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PPO vs DHMO dental insurance plans

From co-pays, to annual maximums, to your network of dentists, PPOs and DHMOs offer different cost and coverage options.

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There are two main types of dental insurance: PPO and DHMO. From co-pays to annual maximums to your network of dentists, each plan offers its own unique advantages and disadvantages for cost and coverage options to help suit your needs.

What is a PPO dental plan?

In dental insurance, PPO stands for Preferred Provider Organization, which is a medical arrangement in which dentists and an insurer have an agreement to provide services to subscribed clients at reduced rates. Unlike a DHMO, a PPO has a much wider network of dentists you can visit. A PPO is also more likely to offer reimbursement for services from an out-of-network dentist. Here's how a PPO plan typically works:

Choosing a dentist

Members on a PPO dental plan are incentivized to visit an in-network dentist, as those who visit an in-network dentist will not be charged more than the contracted rate even when the dentist's normal rate is higher. An added benefit of using an in-network dentist is that you won't need to submit any claim forms. The in-network dentist submits all dental claim forms directly to your insurance company on your behalf.

When you choose to see an out-of-network dentist. Your insurance company will only pay a certain standard amount, calculated according to the requirements of your state and you will be responsible for the difference.

What your insurance company pays

With a dental PPO, your insurance company pays a percentage of dentist's charges by category of service (e.g. preventive, basic, major). You are responsible for the remainder of the dentist's charges.

Waiting periods

A waiting period is the time period following your coverage start date during which no benefits are paid. Some PPO plans have no waiting periods for preventive care1, such as cleanings, exams, and x-rays. Basic services, such as fillings and simple extractions, and major dental work, such as root canals, crowns, implants, and kids’ braces, may have waiting periods of six to 12 months, depending on your state.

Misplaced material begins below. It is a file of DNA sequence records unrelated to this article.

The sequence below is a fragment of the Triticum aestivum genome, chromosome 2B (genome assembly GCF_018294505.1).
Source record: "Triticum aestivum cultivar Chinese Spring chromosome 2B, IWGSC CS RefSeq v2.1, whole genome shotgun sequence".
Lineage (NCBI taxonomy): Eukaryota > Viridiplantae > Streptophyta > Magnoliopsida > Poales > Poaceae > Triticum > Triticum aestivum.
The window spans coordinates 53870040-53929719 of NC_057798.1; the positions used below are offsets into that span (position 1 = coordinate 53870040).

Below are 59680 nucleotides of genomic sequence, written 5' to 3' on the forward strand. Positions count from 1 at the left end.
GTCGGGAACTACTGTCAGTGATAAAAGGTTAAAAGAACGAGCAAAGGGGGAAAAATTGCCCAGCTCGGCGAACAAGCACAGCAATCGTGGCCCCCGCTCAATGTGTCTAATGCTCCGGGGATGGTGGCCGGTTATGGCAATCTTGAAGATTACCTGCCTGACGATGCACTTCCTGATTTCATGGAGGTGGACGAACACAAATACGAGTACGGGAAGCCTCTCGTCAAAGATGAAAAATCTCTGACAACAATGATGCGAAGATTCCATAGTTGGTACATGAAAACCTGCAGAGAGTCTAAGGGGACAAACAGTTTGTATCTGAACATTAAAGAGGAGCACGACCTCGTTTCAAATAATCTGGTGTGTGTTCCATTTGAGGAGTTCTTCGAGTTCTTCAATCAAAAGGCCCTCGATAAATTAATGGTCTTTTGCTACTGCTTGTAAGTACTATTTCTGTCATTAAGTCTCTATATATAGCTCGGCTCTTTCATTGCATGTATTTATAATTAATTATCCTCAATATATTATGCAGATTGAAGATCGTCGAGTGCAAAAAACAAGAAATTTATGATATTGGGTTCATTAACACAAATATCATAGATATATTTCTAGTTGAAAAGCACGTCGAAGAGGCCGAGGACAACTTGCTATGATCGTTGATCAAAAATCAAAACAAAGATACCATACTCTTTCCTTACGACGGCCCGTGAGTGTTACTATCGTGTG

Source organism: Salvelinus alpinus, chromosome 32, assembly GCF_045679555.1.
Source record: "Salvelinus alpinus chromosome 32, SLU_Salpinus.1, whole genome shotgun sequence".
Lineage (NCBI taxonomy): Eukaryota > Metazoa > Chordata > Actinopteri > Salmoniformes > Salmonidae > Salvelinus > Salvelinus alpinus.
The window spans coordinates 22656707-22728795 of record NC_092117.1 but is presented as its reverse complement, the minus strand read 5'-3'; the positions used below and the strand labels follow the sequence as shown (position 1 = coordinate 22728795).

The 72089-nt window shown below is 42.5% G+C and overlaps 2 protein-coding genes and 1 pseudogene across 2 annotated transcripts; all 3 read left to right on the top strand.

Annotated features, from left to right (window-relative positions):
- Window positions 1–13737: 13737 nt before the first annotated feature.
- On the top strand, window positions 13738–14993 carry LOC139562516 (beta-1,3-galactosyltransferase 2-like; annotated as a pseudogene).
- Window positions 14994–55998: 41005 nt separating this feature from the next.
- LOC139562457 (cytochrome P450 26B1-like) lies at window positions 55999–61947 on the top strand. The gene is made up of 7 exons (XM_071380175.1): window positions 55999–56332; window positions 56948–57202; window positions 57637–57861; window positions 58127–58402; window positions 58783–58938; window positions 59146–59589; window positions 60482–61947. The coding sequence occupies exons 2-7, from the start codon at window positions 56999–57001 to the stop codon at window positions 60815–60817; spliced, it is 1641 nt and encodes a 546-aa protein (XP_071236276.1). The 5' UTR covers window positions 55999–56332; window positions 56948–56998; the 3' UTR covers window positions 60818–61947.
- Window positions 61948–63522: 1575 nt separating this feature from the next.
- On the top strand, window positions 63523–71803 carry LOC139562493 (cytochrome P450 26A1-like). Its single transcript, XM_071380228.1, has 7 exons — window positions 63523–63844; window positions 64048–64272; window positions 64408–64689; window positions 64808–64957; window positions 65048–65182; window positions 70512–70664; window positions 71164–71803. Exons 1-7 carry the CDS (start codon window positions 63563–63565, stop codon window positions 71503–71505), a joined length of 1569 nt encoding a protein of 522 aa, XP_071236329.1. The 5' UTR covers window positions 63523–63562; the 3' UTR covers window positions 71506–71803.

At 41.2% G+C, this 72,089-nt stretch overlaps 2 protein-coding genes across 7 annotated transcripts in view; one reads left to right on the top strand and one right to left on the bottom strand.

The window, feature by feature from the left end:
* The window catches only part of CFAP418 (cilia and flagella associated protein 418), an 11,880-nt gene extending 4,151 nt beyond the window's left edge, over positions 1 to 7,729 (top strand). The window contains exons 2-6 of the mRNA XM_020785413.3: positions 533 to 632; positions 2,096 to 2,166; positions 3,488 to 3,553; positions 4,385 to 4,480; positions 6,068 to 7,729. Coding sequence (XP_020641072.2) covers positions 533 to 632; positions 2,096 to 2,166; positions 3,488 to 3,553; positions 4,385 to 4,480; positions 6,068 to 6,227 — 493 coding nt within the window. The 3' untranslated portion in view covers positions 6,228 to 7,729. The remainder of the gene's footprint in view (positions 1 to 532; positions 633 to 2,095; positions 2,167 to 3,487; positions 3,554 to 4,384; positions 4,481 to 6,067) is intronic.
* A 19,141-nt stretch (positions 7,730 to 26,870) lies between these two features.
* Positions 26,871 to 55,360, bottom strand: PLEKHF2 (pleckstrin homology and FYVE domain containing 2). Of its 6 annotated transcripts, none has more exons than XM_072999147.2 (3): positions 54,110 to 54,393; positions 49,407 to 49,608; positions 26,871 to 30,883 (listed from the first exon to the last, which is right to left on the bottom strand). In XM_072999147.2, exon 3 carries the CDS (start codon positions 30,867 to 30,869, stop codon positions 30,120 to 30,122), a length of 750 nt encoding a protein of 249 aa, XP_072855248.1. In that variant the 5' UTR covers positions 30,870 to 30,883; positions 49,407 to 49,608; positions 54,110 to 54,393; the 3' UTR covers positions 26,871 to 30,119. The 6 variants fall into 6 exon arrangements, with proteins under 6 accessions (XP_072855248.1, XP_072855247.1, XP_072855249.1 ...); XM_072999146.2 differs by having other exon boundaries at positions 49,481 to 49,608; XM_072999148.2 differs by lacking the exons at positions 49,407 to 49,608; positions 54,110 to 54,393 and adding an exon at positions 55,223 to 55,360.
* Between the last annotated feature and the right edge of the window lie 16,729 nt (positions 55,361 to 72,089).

Deductibles and maximums

A deductible is the dollar amount that you’re responsible for paying before the insurance plan will start to pay benefits. Some individual dental PPO plans don’t require a deductible for preventive care if you use an in-network dentist. 

What is a DHMO dental plan?

DHMO stands for Dental Health Maintenance Organization, which means dentists contracting with an insurer  or health plan agree to accept an agreed upon fee schedule which results in their patients enjoying a reduced cost for services as an in-network dentist. Patients are required to choose a primary care dentist from an insurer’s network of dentists. Here's how a DHMO plan typically works:

Choosing a dentist

You must choose one in-network dentist from the smaller DHMO network who will serve as your primary care dentist.

If you do not choose a primary care dentist, a dentist in your area will be assigned to you. All care must be provided or arranged by your primary care dentist. There is no out-of-network coverage.

What your insurance company pays

DHMO plans like Guardian’s pay the difference between the total cost of dental services and your office visit charge plus the copay. You pay a small office visit charge plus a copay amount associated with each type of covered treatment

With a DHMO program, you know exactly what you will be responsible for paying before you visit the dentist. There are no claim forms you have to submit.

Waiting periods

A waiting period is the time period following your coverage start date during which no benefits are paid. There are no waiting periods in many DHMO plans.

Deductibles and maximums

A deductible is the dollar amount that you’re responsible for paying before the insurance plan will start to pay benefits. There are no deductibles in many DHMO plans. There also may not be a maximum dollar payout for each benefit year.

DPPO vs. DHMO: Which may be better for your situation?

If you’re shopping for dental coverage or are looking for a new plan, you may not know which plan options will work best for you and your family. Like regular health insurance, dental insurance offers different plan options to suit your coverage needs. Two of the most common dental insurance plans are dental PPO plans and DHMO dental plans.

From co-pays to annual maximums to your dentist network, each plan offers their own unique advantages and disadvantages for cost and coverage options to suit your needs. Read our full HMO vs. PPO comparison for more information.

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Sources:

1. https://www.investopedia.com/articles/personal-finance/122315/6-dental-insurance-plans-no-waiting-periods.asp Last accessed November 2019

Brought to you by The Guardian Life Insurance Company of America (Guardian), New York, NY. Material discussed is meant for general illustration and/or informational purposes only and it is not to be construed as tax, legal, investment or medical advice.
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